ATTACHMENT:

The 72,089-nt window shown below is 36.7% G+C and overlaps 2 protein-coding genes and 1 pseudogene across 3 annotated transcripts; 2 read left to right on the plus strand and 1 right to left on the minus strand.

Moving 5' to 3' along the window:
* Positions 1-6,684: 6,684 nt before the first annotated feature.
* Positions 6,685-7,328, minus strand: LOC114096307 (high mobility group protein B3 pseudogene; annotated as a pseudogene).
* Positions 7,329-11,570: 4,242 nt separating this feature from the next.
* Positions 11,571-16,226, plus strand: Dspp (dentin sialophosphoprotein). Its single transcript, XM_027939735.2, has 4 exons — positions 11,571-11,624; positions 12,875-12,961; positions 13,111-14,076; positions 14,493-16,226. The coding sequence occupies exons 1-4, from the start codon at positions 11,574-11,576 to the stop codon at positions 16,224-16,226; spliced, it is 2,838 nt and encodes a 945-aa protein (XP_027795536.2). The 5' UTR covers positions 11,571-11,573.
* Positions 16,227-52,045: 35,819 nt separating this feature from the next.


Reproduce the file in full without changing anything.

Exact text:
The 72,089-nt window shown below is 36.7% G+C and overlaps 2 protein-coding genes and 1 pseudogene across 3 annotated transcripts; 2 read left to right on the plus strand and 1 right to left on the minus strand.

Moving 5' to 3' along the window:
* Positions 1-6,684: 6,684 nt before the first annotated feature.
* Positions 6,685-7,328, minus strand: LOC114096307 (high mobility group protein B3 pseudogene; annotated as a pseudogene).
* Positions 7,329-11,570: 4,242 nt separating this feature from the next.
* Positions 11,571-16,226, plus strand: Dspp (dentin sialophosphoprotein). Its single transcript, XM_027939735.2, has 4 exons — positions 11,571-11,624; positions 12,875-12,961; positions 13,111-14,076; positions 14,493-16,226. The coding sequence occupies exons 1-4, from the start codon at positions 11,574-11,576 to the stop codon at positions 16,224-16,226; spliced, it is 2,838 nt and encodes a 945-aa protein (XP_027795536.2). The 5' UTR covers positions 11,571-11,573.
* Positions 16,227-52,045: 35,819 nt separating this feature from the next.